IN 1993 China denied that it was at risk from AIDS, and called it a disease of the decadent West. In Romania in 1990, it was dismissed as a â€œcapitalist diseaseâ€. Muslim groups in the Middle East said that their religion would protect them. In Britain, despite extensive awareness campaigns, a newspaper report in 1992 quoted Asian immigrants as saying that it was a disease that affected bored Britons who went in for sexual experimentation. Denial put these groups immediately at risk, writes Emma Durden
from the UCT HIV/AIDS Unit.
Around the world, groups that were already marginalised: gay men, commercial sex workers and intra-venous drug users, were the first to be infected with HIV. The disease grew alongside the notion that only these people were at risk: if you weren't â€œlike thatâ€, you weren't at risk. The notion of risk groups developed – which has now been overruled by the notion of risk behaviour. It does not matter who you are, it matters what you do. It is your behaviour that puts you at risk, not your age or your ethnic group or your education.
The practice of â€œotheringâ€, separating ourselves from other groups, is a mechanism that we use to cocoon and protect ourselves in a safer world, where we can deny the fact that we may be vulnerable to infection with a virus that we know has no cure. Apart from creating a false sense of security that may encourage risky behaviour practice, this way of thinking also breeds discrimination and stigmatisation.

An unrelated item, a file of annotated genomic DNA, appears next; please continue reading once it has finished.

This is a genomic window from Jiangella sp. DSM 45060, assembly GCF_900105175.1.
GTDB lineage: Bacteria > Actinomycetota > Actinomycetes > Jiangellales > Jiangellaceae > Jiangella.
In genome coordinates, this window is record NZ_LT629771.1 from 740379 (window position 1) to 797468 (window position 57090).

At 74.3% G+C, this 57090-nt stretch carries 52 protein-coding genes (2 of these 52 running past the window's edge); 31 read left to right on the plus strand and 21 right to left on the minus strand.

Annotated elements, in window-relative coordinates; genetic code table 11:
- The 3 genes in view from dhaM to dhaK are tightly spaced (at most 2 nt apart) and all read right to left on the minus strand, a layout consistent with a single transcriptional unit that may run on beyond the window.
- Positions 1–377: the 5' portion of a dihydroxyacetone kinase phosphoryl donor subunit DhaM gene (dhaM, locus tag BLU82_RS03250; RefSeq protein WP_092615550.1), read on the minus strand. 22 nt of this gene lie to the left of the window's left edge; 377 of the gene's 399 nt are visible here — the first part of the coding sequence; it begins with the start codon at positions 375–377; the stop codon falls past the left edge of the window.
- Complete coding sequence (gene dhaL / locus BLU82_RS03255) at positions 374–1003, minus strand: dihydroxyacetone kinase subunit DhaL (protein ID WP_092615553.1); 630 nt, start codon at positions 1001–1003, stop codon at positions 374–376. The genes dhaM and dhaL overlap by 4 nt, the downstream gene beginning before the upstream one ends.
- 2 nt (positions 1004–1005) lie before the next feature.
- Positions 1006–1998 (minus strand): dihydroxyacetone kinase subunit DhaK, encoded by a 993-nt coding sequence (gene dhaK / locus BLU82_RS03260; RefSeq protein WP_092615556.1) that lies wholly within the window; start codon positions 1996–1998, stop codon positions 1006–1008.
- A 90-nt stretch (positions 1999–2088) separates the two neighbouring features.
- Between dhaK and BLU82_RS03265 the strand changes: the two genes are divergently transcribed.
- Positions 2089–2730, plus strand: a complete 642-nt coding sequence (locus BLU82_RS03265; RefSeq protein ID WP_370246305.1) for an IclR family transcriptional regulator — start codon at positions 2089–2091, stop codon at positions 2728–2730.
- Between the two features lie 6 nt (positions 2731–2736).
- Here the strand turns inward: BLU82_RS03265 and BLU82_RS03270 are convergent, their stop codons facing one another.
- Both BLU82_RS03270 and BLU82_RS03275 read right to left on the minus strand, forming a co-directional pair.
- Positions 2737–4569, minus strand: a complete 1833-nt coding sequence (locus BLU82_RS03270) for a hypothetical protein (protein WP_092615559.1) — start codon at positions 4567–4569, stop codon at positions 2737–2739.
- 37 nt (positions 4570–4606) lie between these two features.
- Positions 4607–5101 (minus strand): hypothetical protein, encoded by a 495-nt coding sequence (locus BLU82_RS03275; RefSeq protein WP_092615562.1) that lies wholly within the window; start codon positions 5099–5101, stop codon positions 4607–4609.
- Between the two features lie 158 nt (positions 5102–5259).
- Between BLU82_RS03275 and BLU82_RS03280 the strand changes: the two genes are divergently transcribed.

The AIDS epidemic in South Africa has been fuelled by this kind of ignorant thinking, and caused division and hatred in a country that needs to unite in order to cope with the disease.
The 1998 murder of Gugu Dlamini, a young HIV positive activist in Durban, was perhaps the most visible display of this fear. Challenging fear and discrimination is one of the ways in which we can all contribute towards effectively managing AIDS.
The theme for World AIDS Day 2002 is â€œLive and let liveâ€, an appeal against discrimination worldwide. The UCT HIV/AIDS Unit, in association with the Occupational Health Unit, will be hosting a free concert to celebrate the day. The UCT Choir for Africa and the jazz band Metswalle will perform at the event held on Friday, November 29 in Jameson Hall. The concert will begin at 12.30, and the official lunch-hour has been extended so that staff can attend.
All of the UCT community are invited, we hope that you will join us, to â€œlive and let liveâ€.